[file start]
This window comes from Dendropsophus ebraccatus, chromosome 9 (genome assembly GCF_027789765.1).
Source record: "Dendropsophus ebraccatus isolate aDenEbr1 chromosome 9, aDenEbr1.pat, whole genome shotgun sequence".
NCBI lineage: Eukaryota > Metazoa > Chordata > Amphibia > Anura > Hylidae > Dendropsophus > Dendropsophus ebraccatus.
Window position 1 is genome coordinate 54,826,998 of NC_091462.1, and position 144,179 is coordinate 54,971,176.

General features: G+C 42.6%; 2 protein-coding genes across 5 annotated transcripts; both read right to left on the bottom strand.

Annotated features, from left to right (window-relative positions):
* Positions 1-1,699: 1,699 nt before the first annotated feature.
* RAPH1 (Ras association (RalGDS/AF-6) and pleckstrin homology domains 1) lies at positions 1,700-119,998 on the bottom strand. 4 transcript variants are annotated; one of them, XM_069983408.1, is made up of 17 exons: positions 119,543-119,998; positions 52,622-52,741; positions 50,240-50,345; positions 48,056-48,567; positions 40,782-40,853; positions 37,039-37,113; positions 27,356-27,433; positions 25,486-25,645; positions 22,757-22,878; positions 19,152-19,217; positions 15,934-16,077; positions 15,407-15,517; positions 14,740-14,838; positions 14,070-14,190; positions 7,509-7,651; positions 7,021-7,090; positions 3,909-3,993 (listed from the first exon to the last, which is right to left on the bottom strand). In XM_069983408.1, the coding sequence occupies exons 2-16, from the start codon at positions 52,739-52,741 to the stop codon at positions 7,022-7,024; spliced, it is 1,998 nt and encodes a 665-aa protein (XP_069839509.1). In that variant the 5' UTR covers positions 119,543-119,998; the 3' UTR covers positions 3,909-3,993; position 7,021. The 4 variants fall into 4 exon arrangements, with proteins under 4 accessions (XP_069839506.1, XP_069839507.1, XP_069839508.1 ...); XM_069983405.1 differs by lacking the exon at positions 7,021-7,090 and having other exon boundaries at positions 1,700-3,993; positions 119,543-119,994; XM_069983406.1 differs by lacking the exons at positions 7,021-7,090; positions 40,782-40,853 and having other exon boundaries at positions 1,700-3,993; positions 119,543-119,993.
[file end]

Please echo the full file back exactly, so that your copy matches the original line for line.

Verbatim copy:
This window comes from Dendropsophus ebraccatus, chromosome 9 (genome assembly GCF_027789765.1).
Source record: "Dendropsophus ebraccatus isolate aDenEbr1 chromosome 9, aDenEbr1.pat, whole genome shotgun sequence".
NCBI lineage: Eukaryota > Metazoa > Chordata > Amphibia > Anura > Hylidae > Dendropsophus > Dendropsophus ebraccatus.
Window position 1 is genome coordinate 54,826,998 of NC_091462.1, and position 144,179 is coordinate 54,971,176.

General features: G+C 42.6%; 2 protein-coding genes across 5 annotated transcripts; both read right to left on the bottom strand.

Annotated features, from left to right (window-relative positions):
* Positions 1-1,699: 1,699 nt before the first annotated feature.
* RAPH1 (Ras association (RalGDS/AF-6) and pleckstrin homology domains 1) lies at positions 1,700-119,998 on the bottom strand. 4 transcript variants are annotated; one of them, XM_069983408.1, is made up of 17 exons: positions 119,543-119,998; positions 52,622-52,741; positions 50,240-50,345; positions 48,056-48,567; positions 40,782-40,853; positions 37,039-37,113; positions 27,356-27,433; positions 25,486-25,645; positions 22,757-22,878; positions 19,152-19,217; positions 15,934-16,077; positions 15,407-15,517; positions 14,740-14,838; positions 14,070-14,190; positions 7,509-7,651; positions 7,021-7,090; positions 3,909-3,993 (listed from the first exon to the last, which is right to left on the bottom strand). In XM_069983408.1, the coding sequence occupies exons 2-16, from the start codon at positions 52,739-52,741 to the stop codon at positions 7,022-7,024; spliced, it is 1,998 nt and encodes a 665-aa protein (XP_069839509.1). In that variant the 5' UTR covers positions 119,543-119,998; the 3' UTR covers positions 3,909-3,993; position 7,021. The 4 variants fall into 4 exon arrangements, with proteins under 4 accessions (XP_069839506.1, XP_069839507.1, XP_069839508.1 ...); XM_069983405.1 differs by lacking the exon at positions 7,021-7,090 and having other exon boundaries at positions 1,700-3,993; positions 119,543-119,994; XM_069983406.1 differs by lacking the exons at positions 7,021-7,090; positions 40,782-40,853 and having other exon boundaries at positions 1,700-3,993; positions 119,543-119,993.